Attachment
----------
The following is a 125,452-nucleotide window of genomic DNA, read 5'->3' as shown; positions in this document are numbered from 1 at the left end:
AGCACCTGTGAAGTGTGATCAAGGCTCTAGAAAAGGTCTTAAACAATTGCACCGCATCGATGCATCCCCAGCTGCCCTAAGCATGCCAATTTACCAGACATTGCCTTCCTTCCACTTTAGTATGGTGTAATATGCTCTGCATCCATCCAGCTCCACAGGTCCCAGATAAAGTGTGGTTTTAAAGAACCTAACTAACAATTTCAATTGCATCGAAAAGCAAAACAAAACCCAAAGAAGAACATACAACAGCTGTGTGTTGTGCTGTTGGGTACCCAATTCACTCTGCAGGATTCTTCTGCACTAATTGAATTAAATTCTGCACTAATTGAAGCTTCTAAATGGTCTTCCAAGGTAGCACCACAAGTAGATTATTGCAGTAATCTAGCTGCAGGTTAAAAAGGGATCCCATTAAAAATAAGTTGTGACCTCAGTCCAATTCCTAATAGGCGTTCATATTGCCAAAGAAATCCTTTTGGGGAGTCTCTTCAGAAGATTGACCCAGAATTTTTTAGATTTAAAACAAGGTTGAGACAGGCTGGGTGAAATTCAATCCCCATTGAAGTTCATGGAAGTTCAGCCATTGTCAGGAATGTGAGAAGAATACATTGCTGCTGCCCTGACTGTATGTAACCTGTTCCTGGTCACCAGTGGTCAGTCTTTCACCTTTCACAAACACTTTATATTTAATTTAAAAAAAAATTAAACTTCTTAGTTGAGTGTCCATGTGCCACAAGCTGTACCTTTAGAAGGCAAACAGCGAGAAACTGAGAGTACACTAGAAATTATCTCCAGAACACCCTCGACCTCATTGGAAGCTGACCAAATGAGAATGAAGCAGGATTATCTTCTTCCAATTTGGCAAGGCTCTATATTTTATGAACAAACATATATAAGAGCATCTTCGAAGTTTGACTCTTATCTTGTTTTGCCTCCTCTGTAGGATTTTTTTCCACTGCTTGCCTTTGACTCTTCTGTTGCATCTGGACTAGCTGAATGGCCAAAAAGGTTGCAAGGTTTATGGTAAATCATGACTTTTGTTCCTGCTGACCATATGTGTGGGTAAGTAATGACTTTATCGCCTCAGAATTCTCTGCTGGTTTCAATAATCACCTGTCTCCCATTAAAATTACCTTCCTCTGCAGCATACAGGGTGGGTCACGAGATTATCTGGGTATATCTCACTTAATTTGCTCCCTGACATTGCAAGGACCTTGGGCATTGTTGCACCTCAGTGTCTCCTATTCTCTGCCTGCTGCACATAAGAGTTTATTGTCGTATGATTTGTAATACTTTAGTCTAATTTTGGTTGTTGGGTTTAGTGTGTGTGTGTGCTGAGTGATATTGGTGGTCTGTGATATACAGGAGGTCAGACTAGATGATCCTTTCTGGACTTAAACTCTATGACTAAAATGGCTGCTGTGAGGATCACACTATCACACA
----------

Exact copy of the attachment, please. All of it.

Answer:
The following is a 125,452-nucleotide window of genomic DNA, read 5'->3' as shown; positions in this document are numbered from 1 at the left end:
AGCACCTGTGAAGTGTGATCAAGGCTCTAGAAAAGGTCTTAAACAATTGCACCGCATCGATGCATCCCCAGCTGCCCTAAGCATGCCAATTTACCAGACATTGCCTTCCTTCCACTTTAGTATGGTGTAATATGCTCTGCATCCATCCAGCTCCACAGGTCCCAGATAAAGTGTGGTTTTAAAGAACCTAACTAACAATTTCAATTGCATCGAAAAGCAAAACAAAACCCAAAGAAGAACATACAACAGCTGTGTGTTGTGCTGTTGGGTACCCAATTCACTCTGCAGGATTCTTCTGCACTAATTGAATTAAATTCTGCACTAATTGAAGCTTCTAAATGGTCTTCCAAGGTAGCACCACAAGTAGATTATTGCAGTAATCTAGCTGCAGGTTAAAAAGGGATCCCATTAAAAATAAGTTGTGACCTCAGTCCAATTCCTAATAGGCGTTCATATTGCCAAAGAAATCCTTTTGGGGAGTCTCTTCAGAAGATTGACCCAGAATTTTTTAGATTTAAAACAAGGTTGAGACAGGCTGGGTGAAATTCAATCCCCATTGAAGTTCATGGAAGTTCAGCCATTGTCAGGAATGTGAGAAGAATACATTGCTGCTGCCCTGACTGTATGTAACCTGTTCCTGGTCACCAGTGGTCAGTCTTTCACCTTTCACAAACACTTTATATTTAATTTAAAAAAAAATTAAACTTCTTAGTTGAGTGTCCATGTGCCACAAGCTGTACCTTTAGAAGGCAAACAGCGAGAAACTGAGAGTACACTAGAAATTATCTCCAGAACACCCTCGACCTCATTGGAAGCTGACCAAATGAGAATGAAGCAGGATTATCTTCTTCCAATTTGGCAAGGCTCTATATTTTATGAACAAACATATATAAGAGCATCTTCGAAGTTTGACTCTTATCTTGTTTTGCCTCCTCTGTAGGATTTTTTTCCACTGCTTGCCTTTGACTCTTCTGTTGCATCTGGACTAGCTGAATGGCCAAAAAGGTTGCAAGGTTTATGGTAAATCATGACTTTTGTTCCTGCTGACCATATGTGTGGGTAAGTAATGACTTTATCGCCTCAGAATTCTCTGCTGGTTTCAATAATCACCTGTCTCCCATTAAAATTACCTTCCTCTGCAGCATACAGGGTGGGTCACGAGATTATCTGGGTATATCTCACTTAATTTGCTCCCTGACATTGCAAGGACCTTGGGCATTGTTGCACCTCAGTGTCTCCTATTCTCTGCCTGCTGCACATAAGAGTTTATTGTCGTATGATTTGTAATACTTTAGTCTAATTTTGGTTGTTGGGTTTAGTGTGTGTGTGTGCTGAGTGATATTGGTGGTCTGTGATATACAGGAGGTCAGACTAGATGATCCTTTCTGGACTTAAACTCTATGACTAAAATGGCTGCTGTGAGGATCACACTATCACACA